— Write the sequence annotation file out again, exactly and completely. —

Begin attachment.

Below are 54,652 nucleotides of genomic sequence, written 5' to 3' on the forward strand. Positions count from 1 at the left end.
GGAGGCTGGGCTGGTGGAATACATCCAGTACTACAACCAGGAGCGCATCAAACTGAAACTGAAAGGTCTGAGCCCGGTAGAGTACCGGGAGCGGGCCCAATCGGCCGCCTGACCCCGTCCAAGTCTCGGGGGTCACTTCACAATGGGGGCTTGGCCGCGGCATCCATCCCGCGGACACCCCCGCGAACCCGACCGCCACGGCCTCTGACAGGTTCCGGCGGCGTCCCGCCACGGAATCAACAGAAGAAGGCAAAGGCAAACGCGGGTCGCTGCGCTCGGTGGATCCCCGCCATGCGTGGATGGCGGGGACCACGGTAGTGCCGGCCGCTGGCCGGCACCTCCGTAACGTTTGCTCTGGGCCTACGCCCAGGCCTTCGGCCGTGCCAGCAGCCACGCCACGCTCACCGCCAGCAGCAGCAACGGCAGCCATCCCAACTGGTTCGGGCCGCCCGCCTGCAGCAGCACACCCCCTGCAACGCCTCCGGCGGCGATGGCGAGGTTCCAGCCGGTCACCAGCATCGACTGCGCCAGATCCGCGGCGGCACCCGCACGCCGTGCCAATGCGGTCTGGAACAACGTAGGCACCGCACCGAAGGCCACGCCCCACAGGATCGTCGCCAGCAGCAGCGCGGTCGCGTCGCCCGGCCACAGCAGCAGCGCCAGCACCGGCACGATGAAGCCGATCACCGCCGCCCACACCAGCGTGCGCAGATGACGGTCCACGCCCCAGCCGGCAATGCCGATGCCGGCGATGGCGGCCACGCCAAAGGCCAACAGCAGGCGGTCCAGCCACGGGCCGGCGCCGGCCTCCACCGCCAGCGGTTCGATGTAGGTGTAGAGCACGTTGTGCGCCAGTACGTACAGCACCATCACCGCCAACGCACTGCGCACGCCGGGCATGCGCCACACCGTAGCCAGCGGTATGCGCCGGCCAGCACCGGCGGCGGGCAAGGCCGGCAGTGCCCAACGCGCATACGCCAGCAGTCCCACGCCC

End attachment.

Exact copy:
Below are 54,652 nucleotides of genomic sequence, written 5' to 3' on the forward strand. Positions count from 1 at the left end.
GGAGGCTGGGCTGGTGGAATACATCCAGTACTACAACCAGGAGCGCATCAAACTGAAACTGAAAGGTCTGAGCCCGGTAGAGTACCGGGAGCGGGCCCAATCGGCCGCCTGACCCCGTCCAAGTCTCGGGGGTCACTTCACAATGGGGGCTTGGCCGCGGCATCCATCCCGCGGACACCCCCGCGAACCCGACCGCCACGGCCTCTGACAGGTTCCGGCGGCGTCCCGCCACGGAATCAACAGAAGAAGGCAAAGGCAAACGCGGGTCGCTGCGCTCGGTGGATCCCCGCCATGCGTGGATGGCGGGGACCACGGTAGTGCCGGCCGCTGGCCGGCACCTCCGTAACGTTTGCTCTGGGCCTACGCCCAGGCCTTCGGCCGTGCCAGCAGCCACGCCACGCTCACCGCCAGCAGCAGCAACGGCAGCCATCCCAACTGGTTCGGGCCGCCCGCCTGCAGCAGCACACCCCCTGCAACGCCTCCGGCGGCGATGGCGAGGTTCCAGCCGGTCACCAGCATCGACTGCGCCAGATCCGCGGCGGCACCCGCACGCCGTGCCAATGCGGTCTGGAACAACGTAGGCACCGCACCGAAGGCCACGCCCCACAGGATCGTCGCCAGCAGCAGCGCGGTCGCGTCGCCCGGCCACAGCAGCAGCGCCAGCACCGGCACGATGAAGCCGATCACCGCCGCCCACACCAGCGTGCGCAGATGACGGTCCACGCCCCAGCCGGCAATGCCGATGCCGGCGATGGCGGCCACGCCAAAGGCCAACAGCAGGCGGTCCAGCCACGGGCCGGCGCCGGCCTCCACCGCCAGCGGTTCGATGTAGGTGTAGAGCACGTTGTGCGCCAGTACGTACAGCACCATCACCGCCAACGCACTGCGCACGCCGGGCATGCGCCACACCGTAGCCAGCGGTATGCGCCGGCCAGCACCGGCGGCGGGCAAGGCCGGCAGTGCCCAACGCGCATACGCCAGCAGTCCCACGCCC